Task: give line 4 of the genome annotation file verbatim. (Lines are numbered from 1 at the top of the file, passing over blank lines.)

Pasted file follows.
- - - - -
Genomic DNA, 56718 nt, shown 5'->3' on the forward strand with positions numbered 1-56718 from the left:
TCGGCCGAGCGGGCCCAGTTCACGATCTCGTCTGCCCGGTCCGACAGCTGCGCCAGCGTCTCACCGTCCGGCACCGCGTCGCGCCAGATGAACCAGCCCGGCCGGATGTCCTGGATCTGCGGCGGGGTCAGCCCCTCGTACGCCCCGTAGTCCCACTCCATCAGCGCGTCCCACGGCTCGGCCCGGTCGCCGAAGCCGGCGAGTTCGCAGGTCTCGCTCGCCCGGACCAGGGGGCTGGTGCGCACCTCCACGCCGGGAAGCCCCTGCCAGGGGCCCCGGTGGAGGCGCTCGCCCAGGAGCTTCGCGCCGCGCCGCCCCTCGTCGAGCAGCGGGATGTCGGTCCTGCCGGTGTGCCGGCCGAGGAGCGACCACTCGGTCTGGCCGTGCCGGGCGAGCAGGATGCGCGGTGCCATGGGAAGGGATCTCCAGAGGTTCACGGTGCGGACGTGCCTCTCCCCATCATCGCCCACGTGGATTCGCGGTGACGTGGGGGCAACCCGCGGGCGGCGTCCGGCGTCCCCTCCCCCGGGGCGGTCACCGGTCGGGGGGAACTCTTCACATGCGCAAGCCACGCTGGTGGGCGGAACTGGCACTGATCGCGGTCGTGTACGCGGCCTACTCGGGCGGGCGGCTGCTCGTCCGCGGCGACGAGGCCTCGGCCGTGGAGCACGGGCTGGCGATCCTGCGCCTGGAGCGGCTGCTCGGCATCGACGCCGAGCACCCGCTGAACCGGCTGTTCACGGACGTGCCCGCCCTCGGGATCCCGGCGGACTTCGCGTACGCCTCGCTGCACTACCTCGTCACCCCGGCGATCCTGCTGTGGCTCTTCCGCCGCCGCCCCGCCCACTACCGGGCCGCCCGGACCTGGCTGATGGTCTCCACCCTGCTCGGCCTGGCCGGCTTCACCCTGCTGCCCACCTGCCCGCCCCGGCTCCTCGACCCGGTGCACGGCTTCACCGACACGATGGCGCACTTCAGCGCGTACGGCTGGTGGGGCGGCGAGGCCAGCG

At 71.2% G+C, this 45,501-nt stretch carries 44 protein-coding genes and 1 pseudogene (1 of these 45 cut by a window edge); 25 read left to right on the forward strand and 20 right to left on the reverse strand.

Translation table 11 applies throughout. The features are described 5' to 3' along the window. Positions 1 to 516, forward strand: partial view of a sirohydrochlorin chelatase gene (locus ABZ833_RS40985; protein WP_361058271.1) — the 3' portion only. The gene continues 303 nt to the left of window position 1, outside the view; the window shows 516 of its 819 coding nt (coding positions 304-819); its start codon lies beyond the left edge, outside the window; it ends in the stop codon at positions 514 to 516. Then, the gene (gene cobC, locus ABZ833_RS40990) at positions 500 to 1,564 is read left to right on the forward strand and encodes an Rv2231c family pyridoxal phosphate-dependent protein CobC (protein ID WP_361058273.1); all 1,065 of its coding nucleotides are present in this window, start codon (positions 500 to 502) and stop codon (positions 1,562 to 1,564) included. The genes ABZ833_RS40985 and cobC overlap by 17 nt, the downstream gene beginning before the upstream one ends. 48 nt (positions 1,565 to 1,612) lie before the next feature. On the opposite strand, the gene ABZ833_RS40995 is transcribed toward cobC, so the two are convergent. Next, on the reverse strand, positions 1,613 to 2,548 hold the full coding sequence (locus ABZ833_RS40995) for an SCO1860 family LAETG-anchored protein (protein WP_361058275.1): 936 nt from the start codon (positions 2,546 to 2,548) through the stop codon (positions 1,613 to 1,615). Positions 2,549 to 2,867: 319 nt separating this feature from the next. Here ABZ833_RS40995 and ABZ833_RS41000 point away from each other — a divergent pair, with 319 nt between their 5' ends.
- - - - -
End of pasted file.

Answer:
Translation table 11 applies throughout. The features are described 5' to 3' along the window. Positions 1 to 516, forward strand: partial view of a sirohydrochlorin chelatase gene (locus ABZ833_RS40985; protein WP_361058271.1) — the 3' portion only. The gene continues 303 nt to the left of window position 1, outside the view; the window shows 516 of its 819 coding nt (coding positions 304-819); its start codon lies beyond the left edge, outside the window; it ends in the stop codon at positions 514 to 516. Then, the gene (gene cobC, locus ABZ833_RS40990) at positions 500 to 1,564 is read left to right on the forward strand and encodes an Rv2231c family pyridoxal phosphate-dependent protein CobC (protein ID WP_361058273.1); all 1,065 of its coding nucleotides are present in this window, start codon (positions 500 to 502) and stop codon (positions 1,562 to 1,564) included. The genes ABZ833_RS40985 and cobC overlap by 17 nt, the downstream gene beginning before the upstream one ends. 48 nt (positions 1,565 to 1,612) lie before the next feature. On the opposite strand, the gene ABZ833_RS40995 is transcribed toward cobC, so the two are convergent. Next, on the reverse strand, positions 1,613 to 2,548 hold the full coding sequence (locus ABZ833_RS40995) for an SCO1860 family LAETG-anchored protein (protein WP_361058275.1): 936 nt from the start codon (positions 2,546 to 2,548) through the stop codon (positions 1,613 to 1,615). Positions 2,549 to 2,867: 319 nt separating this feature from the next. Here ABZ833_RS40995 and ABZ833_RS41000 point away from each other — a divergent pair, with 319 nt between their 5' ends.